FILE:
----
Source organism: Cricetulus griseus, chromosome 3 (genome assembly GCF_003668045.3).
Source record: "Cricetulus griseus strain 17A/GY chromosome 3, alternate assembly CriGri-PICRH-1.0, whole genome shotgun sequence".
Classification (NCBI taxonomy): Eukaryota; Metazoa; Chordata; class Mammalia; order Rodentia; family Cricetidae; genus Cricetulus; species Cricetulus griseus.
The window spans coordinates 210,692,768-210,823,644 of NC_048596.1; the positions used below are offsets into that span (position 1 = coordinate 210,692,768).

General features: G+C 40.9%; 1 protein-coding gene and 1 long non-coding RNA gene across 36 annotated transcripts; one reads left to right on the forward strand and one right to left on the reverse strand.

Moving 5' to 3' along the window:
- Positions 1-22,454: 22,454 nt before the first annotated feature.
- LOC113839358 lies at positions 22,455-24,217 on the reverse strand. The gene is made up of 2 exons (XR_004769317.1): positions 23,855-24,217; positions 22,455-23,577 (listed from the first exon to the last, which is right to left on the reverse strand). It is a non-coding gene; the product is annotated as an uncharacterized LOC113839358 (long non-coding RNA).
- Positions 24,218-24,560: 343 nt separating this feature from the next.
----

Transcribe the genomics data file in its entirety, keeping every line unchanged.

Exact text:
Source organism: Cricetulus griseus, chromosome 3 (genome assembly GCF_003668045.3).
Source record: "Cricetulus griseus strain 17A/GY chromosome 3, alternate assembly CriGri-PICRH-1.0, whole genome shotgun sequence".
Classification (NCBI taxonomy): Eukaryota; Metazoa; Chordata; class Mammalia; order Rodentia; family Cricetidae; genus Cricetulus; species Cricetulus griseus.
The window spans coordinates 210,692,768-210,823,644 of NC_048596.1; the positions used below are offsets into that span (position 1 = coordinate 210,692,768).

General features: G+C 40.9%; 1 protein-coding gene and 1 long non-coding RNA gene across 36 annotated transcripts; one reads left to right on the forward strand and one right to left on the reverse strand.

Moving 5' to 3' along the window:
- Positions 1-22,454: 22,454 nt before the first annotated feature.
- LOC113839358 lies at positions 22,455-24,217 on the reverse strand. The gene is made up of 2 exons (XR_004769317.1): positions 23,855-24,217; positions 22,455-23,577 (listed from the first exon to the last, which is right to left on the reverse strand). It is a non-coding gene; the product is annotated as an uncharacterized LOC113839358 (long non-coding RNA).
- Positions 24,218-24,560: 343 nt separating this feature from the next.